- 03 Apr
Government CBILS Approval Rate Just 0.8%
According to a report in the Guardian (02/04/20) in the week since the UK Government launched the CBILS (Coronavirus Business Interruption Loan Scheme) there have been 130,000 enquiries from businesses seeking the funding.
CBILS Week 1 - Only 0.8% Approval Rate
The article reports that only 983 companies had been approved for loans, so far - that is a loan approval rate of just under 0.8%. The article goes on to call the scheme "fiddly, slow and rested too heavily on banks’ judgments about eligibility".
Government Removes Personal Guarantees
The Government response to this disappointing result has been to re-jig the scheme, including the removal of personal guarantees for loans under £250K.
Whilst I am sure this will be welcomed by business owners, I don't think it is the presence of personal guarantees that was the issue. This is evidenced by the significant number of enquiries.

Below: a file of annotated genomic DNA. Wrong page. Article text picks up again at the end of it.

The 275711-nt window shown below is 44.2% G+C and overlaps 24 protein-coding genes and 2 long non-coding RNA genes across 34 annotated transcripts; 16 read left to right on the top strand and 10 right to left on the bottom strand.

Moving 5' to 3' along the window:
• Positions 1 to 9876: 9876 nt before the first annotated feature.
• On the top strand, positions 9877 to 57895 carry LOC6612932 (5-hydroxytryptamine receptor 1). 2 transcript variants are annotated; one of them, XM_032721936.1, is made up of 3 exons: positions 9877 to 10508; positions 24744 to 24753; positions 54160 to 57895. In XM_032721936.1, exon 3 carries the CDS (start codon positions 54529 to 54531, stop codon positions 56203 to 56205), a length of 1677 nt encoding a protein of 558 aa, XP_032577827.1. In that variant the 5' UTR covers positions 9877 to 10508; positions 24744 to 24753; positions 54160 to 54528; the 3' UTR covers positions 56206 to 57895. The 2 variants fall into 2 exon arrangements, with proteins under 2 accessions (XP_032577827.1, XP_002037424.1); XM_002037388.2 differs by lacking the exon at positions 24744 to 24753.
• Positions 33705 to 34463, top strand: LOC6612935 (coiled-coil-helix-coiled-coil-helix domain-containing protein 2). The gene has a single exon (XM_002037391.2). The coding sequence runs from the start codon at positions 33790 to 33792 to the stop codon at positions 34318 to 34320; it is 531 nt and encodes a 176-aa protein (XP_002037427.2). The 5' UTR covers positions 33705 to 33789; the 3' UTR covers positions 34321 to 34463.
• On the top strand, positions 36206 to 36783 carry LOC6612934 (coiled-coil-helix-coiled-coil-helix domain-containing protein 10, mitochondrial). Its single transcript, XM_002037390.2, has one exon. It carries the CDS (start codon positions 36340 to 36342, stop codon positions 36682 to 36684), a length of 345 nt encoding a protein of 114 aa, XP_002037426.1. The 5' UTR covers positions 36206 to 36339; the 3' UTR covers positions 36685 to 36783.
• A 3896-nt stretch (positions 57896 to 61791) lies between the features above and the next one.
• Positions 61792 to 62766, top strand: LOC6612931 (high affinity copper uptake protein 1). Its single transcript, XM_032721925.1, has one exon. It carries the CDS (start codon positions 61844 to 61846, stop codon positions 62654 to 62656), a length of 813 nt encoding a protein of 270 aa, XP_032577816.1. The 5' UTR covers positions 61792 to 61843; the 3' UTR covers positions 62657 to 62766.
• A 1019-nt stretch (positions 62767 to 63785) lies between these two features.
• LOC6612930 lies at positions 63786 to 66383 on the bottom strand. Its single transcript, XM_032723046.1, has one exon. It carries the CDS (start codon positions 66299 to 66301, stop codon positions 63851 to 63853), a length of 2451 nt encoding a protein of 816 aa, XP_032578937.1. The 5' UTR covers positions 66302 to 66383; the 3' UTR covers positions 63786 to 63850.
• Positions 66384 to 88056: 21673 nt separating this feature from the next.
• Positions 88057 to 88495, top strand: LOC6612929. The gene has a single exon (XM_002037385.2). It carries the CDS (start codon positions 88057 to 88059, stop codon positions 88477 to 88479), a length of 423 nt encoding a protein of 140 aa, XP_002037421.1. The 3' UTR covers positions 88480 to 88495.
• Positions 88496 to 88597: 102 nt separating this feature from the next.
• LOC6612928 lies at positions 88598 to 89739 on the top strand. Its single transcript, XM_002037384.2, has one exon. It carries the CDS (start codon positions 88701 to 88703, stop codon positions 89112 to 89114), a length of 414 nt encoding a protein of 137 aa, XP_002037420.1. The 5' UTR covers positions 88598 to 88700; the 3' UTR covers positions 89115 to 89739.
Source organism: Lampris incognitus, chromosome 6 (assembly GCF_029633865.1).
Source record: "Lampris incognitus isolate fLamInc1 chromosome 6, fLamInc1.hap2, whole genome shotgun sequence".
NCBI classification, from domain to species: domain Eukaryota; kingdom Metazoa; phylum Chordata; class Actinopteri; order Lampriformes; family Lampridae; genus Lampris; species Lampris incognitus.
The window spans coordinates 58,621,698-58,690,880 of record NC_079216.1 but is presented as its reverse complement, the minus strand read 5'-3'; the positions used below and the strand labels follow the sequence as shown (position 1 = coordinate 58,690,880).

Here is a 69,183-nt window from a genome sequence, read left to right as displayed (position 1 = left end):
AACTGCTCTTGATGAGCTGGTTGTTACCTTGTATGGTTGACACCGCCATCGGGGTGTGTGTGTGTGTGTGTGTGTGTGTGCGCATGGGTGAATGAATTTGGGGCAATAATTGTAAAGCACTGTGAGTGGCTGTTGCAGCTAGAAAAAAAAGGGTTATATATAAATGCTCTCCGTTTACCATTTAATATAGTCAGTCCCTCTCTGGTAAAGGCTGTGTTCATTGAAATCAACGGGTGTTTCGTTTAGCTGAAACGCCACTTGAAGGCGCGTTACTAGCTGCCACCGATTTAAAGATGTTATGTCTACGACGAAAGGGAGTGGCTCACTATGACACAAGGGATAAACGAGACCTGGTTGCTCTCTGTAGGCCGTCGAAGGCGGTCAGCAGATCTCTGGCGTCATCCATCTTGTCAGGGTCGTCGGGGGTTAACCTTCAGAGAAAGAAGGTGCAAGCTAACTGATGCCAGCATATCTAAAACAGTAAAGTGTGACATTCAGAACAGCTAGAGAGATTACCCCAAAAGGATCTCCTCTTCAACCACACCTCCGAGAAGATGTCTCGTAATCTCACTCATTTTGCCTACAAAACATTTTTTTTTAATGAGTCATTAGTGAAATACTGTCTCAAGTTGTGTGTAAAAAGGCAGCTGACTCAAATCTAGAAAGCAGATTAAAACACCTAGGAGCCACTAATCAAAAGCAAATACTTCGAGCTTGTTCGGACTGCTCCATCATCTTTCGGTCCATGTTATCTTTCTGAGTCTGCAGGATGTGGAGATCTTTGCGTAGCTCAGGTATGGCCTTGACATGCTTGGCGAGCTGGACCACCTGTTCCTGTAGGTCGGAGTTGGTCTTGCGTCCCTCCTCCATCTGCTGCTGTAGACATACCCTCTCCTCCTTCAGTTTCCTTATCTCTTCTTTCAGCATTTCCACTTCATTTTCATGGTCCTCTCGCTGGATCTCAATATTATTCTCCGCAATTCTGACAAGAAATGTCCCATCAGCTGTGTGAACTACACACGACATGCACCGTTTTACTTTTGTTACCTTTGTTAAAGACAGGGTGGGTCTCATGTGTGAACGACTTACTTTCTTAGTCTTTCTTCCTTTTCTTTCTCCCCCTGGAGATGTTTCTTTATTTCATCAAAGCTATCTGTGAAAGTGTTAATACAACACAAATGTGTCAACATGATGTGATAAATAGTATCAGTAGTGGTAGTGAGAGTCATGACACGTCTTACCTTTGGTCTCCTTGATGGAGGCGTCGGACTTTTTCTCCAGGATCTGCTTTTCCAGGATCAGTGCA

Furthermore, business finance industry commentators have already observed that removing PGs takes away responsibility from the borrower to ensure they repay the loans - this could make lenders even more cautious. Others have gone further and questioned the removal of responsibility as a potential future source of insolvencies, when borrowers could decide to phoenix their businesses, to write off the debt to start again. This could have a significant impact on the public purse, and the lenders.
What we hear, from the business loan market, is that many lenders have already tightened their lending criteria for business loans generally e.g. requiring home ownership (still NOT required for all invoice finance facilities). Whilst its not good news, it is what you might expect in a climate when many businesses are being forced to close their doors, for an indeterminable period of time.
The Real Problem With CBILS
This brings me to what I feel is the real problem with the CBILS scheme.
The Government are guaranteeing 80% of the lending. This means that the lenders are still assuming 20% of the risk. So if its a £100K loan in question, the lender will be "on the hook" for £20K (with the Government assuming the other £80K). A lender is still going to be concerned about £20K being repaid, the government guarantee just reduces the amount that they are concerned about. Additionally, with the new adjustments to the scheme, the lender will not have the comfort of a personal guarantee - which could make them even more cautious about lending.
See also: CBILS and alternative funding.